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Tumor Cytogenetic Abnormality Genetic Abnormality

Extraosseous Ewing sarcoma and primitive neuroectodermal tumor t(11:22)(q24;q12) FLI-1-EWS fusion gene

t(21:22)(q22;q12) ERG-EWS fusion gene

t(7;22)(q22;q12) ETV1-EWS fusion gene

Liposarcoma—myxoid and round cell type t(12:16)(q13;p11) CHOP/TLS fusion gene

Synovial sarcoma t(x;18)(p11;q11) SYT-SSX fusion gene

Rhabdomyosarcoma—alveolar type t(2;13)(q35;q14) PAX3-FKHR fusion gene

t(1;13)(p36;q14) PAX7-FKHR fusion gene

Extraskeletal myxoid chondrosarcoma t(9;22)(q22;q12) CHN-EWS fusion gene

Desmoplastic small round cell tumor t(11;22)(p13;q12) EWS-WT1 fusion gene

Clear cell sarcoma t(12;22)(q13;q12) EWS-ATF1 fusion gene

Dermatofibrosarcoma protuberans t(17:22)(q22;q15) COLA1-PDGFB fusion gene

Alveolar soft part sarcoma t(X;17)(p11.2;q25) TFE3-ASPL fusion gene

Congenital fibrosarcoma t(12;15)(p13;q23) ETV6-NTRK3 fusion gene

TABLE 26-10-- Morphology of Cells in Soft Tissue Tumors

Cell Type Features Tumor Type

Spindle cell Rod-shaped, long axis twice as great as short axis Fibrous, fibrohistiocytic, smooth muscle, Schwann cell

Small round cell Size of a lymphocyte with little cytoplasm Rhabdomyosarcoma, primitive neuroectodermal tumor

Epithelioid Polyhedral with abundant cytoplasm, nucleus is centrally located Smooth muscle, Schwann cell endothelial, epithelioid sarcoma

TABLE 26-11-- Architectural Patterns in Soft Tissue Tumors

Pattern Tumor Type

Fascicles of eosinophilic spindle cells intersecting at right angles Smooth muscle

Short fascicles of spindle cells radiating from a central point (like spokes on a wheel)—storiform Fibrohistiocytic

Nuclei arranged in columns—palisading Schwann cell

Herringbone Fibrosarcoma

Mixture of fascicles of spindle cells and groups of epithelioid cells—biphasic Synovial sarcoma

With this brief background, we now turn to the individual tumors and tumor-like lesions. Some of the soft tissue tumors are presented elsewhere—tumors of peripheral nerve ( Chapter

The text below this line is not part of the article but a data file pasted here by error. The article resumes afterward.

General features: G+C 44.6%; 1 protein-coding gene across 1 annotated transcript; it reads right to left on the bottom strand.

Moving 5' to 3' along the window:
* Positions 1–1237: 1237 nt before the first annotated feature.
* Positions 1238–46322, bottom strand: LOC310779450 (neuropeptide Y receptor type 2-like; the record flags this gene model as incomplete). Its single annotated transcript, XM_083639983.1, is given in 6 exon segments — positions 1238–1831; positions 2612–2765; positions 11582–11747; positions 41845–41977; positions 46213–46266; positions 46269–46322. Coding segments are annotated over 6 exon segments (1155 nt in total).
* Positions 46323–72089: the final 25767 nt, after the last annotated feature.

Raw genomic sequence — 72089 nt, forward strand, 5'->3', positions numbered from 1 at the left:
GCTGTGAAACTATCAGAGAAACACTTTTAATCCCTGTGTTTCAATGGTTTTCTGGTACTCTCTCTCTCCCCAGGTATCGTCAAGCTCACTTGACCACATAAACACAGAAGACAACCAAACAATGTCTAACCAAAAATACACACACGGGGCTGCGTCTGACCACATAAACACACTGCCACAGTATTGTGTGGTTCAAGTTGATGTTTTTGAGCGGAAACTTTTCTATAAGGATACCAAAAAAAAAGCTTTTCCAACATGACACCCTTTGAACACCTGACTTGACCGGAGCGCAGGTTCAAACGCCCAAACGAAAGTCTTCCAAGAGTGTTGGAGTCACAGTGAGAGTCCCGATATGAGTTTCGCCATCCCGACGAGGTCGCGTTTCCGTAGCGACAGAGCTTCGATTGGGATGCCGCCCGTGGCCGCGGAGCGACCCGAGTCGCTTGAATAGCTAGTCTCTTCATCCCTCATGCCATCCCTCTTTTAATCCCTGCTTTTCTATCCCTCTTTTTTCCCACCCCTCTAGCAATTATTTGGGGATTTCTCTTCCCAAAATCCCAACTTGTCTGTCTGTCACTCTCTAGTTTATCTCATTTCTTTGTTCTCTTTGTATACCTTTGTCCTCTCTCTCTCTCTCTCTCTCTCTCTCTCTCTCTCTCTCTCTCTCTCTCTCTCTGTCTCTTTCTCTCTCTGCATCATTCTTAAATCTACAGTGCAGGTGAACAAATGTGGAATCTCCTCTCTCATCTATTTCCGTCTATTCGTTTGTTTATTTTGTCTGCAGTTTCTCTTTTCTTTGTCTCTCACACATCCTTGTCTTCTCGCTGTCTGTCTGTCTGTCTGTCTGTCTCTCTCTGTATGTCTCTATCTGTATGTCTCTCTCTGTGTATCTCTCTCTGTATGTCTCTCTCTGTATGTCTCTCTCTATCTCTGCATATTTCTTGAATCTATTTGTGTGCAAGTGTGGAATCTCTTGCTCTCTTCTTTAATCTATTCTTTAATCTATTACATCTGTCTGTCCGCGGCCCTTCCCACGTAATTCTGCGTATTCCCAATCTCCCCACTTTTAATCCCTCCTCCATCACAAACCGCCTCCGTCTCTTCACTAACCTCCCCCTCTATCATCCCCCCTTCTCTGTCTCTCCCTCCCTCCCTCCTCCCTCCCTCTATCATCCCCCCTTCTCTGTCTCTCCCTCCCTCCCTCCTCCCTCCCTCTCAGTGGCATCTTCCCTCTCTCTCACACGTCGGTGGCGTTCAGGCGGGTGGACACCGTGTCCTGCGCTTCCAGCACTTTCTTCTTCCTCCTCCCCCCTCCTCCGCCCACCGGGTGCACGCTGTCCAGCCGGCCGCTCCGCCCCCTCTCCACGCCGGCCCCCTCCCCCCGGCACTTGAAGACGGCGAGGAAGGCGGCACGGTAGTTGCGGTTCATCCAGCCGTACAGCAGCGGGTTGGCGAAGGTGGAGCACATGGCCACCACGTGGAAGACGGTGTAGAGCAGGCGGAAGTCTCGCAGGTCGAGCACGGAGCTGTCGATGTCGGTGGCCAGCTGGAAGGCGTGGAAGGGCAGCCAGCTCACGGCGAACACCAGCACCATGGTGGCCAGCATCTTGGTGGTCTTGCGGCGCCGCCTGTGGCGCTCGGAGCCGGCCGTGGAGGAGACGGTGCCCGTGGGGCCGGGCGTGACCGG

27 ); and tumors of vascular origin, including Kaposi sarcoma ( Chapter 11 ).

Fatty Tumors


Benign tumors of fat, known as lipomas, are the most common soft tissue tumor of adulthood. They are subclassified according to particular morphologic features as conventional

lipoma, fibrolipoma, angiolipoma, spindle cell lipoma, myelolipoma, and pleomorphic lipoma. Some of the variants have characteristic chromosomal abnormalities; for example,

conventional lipomas often show rearrangements of 12q14-15, 6p, and 13q, and spindle cell and pleomorphic lipomas have rearrangements of 16q and 13q.


The conventional lipoma, the most common subtype, is a well-encapsulated mass of mature adipocytes that varies considerably in size. It arises in the subcutis of the proximal

extremities and trunk, most frequently during mid-adulthood. Infrequently, lipomas are large, intramuscular, and poorly circumscribed. Histologically, they consist of mature white fat

cells with no pleomorphism.

Lipomas are soft, mobile, and painless (except angiolipoma) and are usually cured by simple excision.


Liposarcomas are one of the most common sarcomas of adulthood and appear in those in their forties to sixties; they are uncommon in children. They usually arise in the deep soft

tissues of the proximal extremities and retroperitoneum and are notorious for developing into large tumors.


Histologically, liposarcomas can be divided into well-differentiated, myxoid, round cell, and pleomorphic variants. The cells in well-differentiated liposarcomas are readily recognized as

lipocytes. In the other variants, most of the tumor cells are not obviously adipogenic, but some cells indicative of fatty differentiation are almost always present. These cells are known as

lipoblasts;they mimic fetal fat cells and contain round clear cytoplasmic vacuoles of lipid that scallop the nucleus ( Fig. 26-53 ). The myxoid and round cell variant of liposarcoma has a

t(12;16) chromosomal abnormality in most cases ( Table 26-9 ).

The well-differentiated variant is relatively indolent, the myxoid type is intermediate in its malignant behavior, and the round cell and pleomorphic variants usually are aggressive and

frequently metastasize. All types of liposarcoma recur locally and often repeatedly unless adequately excised.

Date: 2016-04-22; view: 553

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